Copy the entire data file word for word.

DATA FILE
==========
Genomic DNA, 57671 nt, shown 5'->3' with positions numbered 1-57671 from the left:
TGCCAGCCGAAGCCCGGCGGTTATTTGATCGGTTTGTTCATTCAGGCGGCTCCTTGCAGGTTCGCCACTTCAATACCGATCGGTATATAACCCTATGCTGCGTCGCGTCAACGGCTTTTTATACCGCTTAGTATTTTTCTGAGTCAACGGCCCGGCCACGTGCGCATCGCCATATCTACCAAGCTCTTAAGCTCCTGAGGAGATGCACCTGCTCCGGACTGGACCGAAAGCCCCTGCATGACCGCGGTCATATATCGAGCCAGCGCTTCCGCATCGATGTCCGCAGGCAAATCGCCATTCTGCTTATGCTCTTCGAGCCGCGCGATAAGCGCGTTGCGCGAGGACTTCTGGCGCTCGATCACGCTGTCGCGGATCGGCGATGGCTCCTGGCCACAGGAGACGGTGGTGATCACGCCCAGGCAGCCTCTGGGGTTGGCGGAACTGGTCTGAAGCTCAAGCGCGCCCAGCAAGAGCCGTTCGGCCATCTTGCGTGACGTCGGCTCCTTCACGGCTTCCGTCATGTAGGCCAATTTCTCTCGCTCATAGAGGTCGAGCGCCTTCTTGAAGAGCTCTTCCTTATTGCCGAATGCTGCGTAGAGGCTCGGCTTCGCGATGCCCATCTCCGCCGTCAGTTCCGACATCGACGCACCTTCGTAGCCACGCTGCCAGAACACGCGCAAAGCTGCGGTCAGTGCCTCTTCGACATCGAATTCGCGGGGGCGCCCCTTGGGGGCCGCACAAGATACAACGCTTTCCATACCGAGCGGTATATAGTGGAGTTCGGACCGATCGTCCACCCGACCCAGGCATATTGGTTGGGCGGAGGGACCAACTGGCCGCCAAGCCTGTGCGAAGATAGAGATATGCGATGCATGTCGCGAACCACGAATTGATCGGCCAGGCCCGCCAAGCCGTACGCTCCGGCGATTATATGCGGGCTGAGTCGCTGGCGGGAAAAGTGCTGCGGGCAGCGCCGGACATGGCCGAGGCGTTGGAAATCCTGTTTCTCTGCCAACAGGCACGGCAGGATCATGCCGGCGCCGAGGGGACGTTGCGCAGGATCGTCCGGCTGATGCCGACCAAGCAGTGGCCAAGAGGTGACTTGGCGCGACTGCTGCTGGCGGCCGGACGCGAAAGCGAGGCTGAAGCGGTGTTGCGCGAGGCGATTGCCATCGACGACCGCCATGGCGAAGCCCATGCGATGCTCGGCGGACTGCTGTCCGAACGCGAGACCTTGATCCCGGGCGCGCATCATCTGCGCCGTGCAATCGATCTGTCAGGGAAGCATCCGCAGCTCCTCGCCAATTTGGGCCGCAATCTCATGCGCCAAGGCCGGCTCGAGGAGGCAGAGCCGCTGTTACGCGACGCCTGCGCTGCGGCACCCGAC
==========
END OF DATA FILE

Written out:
Genomic DNA, 57671 nt, shown 5'->3' with positions numbered 1-57671 from the left:
TGCCAGCCGAAGCCCGGCGGTTATTTGATCGGTTTGTTCATTCAGGCGGCTCCTTGCAGGTTCGCCACTTCAATACCGATCGGTATATAACCCTATGCTGCGTCGCGTCAACGGCTTTTTATACCGCTTAGTATTTTTCTGAGTCAACGGCCCGGCCACGTGCGCATCGCCATATCTACCAAGCTCTTAAGCTCCTGAGGAGATGCACCTGCTCCGGACTGGACCGAAAGCCCCTGCATGACCGCGGTCATATATCGAGCCAGCGCTTCCGCATCGATGTCCGCAGGCAAATCGCCATTCTGCTTATGCTCTTCGAGCCGCGCGATAAGCGCGTTGCGCGAGGACTTCTGGCGCTCGATCACGCTGTCGCGGATCGGCGATGGCTCCTGGCCACAGGAGACGGTGGTGATCACGCCCAGGCAGCCTCTGGGGTTGGCGGAACTGGTCTGAAGCTCAAGCGCGCCCAGCAAGAGCCGTTCGGCCATCTTGCGTGACGTCGGCTCCTTCACGGCTTCCGTCATGTAGGCCAATTTCTCTCGCTCATAGAGGTCGAGCGCCTTCTTGAAGAGCTCTTCCTTATTGCCGAATGCTGCGTAGAGGCTCGGCTTCGCGATGCCCATCTCCGCCGTCAGTTCCGACATCGACGCACCTTCGTAGCCACGCTGCCAGAACACGCGCAAAGCTGCGGTCAGTGCCTCTTCGACATCGAATTCGCGGGGGCGCCCCTTGGGGGCCGCACAAGATACAACGCTTTCCATACCGAGCGGTATATAGTGGAGTTCGGACCGATCGTCCACCCGACCCAGGCATATTGGTTGGGCGGAGGGACCAACTGGCCGCCAAGCCTGTGCGAAGATAGAGATATGCGATGCATGTCGCGAACCACGAATTGATCGGCCAGGCCCGCCAAGCCGTACGCTCCGGCGATTATATGCGGGCTGAGTCGCTGGCGGGAAAAGTGCTGCGGGCAGCGCCGGACATGGCCGAGGCGTTGGAAATCCTGTTTCTCTGCCAACAGGCACGGCAGGATCATGCCGGCGCCGAGGGGACGTTGCGCAGGATCGTCCGGCTGATGCCGACCAAGCAGTGGCCAAGAGGTGACTTGGCGCGACTGCTGCTGGCGGCCGGACGCGAAAGCGAGGCTGAAGCGGTGTTGCGCGAGGCGATTGCCATCGACGACCGCCATGGCGAAGCCCATGCGATGCTCGGCGGACTGCTGTCCGAACGCGAGACCTTGATCCCGGGCGCGCATCATCTGCGCCGTGCAATCGATCTGTCAGGGAAGCATCCGCAGCTCCTCGCCAATTTGGGCCGCAATCTCATGCGCCAAGGCCGGCTCGAGGAGGCAGAGCCGCTGTTACGCGACGCCTGCGCTGCGGCACCCGAC